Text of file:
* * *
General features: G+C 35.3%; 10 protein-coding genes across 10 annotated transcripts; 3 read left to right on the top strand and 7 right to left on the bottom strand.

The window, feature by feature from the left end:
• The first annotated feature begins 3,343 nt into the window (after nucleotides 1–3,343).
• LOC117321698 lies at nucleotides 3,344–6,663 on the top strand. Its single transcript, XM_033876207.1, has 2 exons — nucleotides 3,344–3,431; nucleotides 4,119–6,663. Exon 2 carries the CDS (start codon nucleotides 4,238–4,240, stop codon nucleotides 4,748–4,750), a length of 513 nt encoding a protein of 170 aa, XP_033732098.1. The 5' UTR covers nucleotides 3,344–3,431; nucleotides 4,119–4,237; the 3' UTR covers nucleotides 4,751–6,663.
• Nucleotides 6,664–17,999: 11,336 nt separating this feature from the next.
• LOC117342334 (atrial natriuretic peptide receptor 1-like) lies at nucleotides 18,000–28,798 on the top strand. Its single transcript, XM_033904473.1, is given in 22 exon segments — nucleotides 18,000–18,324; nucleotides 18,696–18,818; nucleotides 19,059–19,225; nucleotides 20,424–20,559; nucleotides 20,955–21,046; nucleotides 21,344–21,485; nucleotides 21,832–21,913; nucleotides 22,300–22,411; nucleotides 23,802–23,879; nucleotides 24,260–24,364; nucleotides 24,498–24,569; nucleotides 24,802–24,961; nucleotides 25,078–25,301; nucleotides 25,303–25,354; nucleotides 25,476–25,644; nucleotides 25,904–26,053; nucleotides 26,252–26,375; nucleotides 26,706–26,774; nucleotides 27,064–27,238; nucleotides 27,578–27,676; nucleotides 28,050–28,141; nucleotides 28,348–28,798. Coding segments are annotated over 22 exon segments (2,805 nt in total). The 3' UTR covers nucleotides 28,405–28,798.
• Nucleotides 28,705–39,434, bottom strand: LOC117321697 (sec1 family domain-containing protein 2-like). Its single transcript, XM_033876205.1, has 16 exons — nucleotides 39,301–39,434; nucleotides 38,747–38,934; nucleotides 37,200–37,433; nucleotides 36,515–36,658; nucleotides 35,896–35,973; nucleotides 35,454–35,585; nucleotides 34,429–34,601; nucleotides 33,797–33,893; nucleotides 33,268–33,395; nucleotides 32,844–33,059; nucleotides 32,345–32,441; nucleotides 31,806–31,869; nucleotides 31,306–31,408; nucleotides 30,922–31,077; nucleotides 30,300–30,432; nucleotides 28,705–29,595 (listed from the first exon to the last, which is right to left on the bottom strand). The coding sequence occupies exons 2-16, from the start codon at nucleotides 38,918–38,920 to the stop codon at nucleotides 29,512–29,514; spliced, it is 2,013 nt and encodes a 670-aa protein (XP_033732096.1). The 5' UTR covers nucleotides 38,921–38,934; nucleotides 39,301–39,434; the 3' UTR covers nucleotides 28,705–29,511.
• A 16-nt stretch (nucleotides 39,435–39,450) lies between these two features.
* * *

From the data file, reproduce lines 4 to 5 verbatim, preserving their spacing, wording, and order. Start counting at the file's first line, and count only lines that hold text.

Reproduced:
• LOC117321698 lies at nucleotides 3,344–6,663 on the top strand. Its single transcript, XM_033876207.1, has 2 exons — nucleotides 3,344–3,431; nucleotides 4,119–6,663. Exon 2 carries the CDS (start codon nucleotides 4,238–4,240, stop codon nucleotides 4,748–4,750), a length of 513 nt encoding a protein of 170 aa, XP_033732098.1. The 5' UTR covers nucleotides 3,344–3,431; nucleotides 4,119–4,237; the 3' UTR covers nucleotides 4,751–6,663.
• Nucleotides 6,664–17,999: 11,336 nt separating this feature from the next.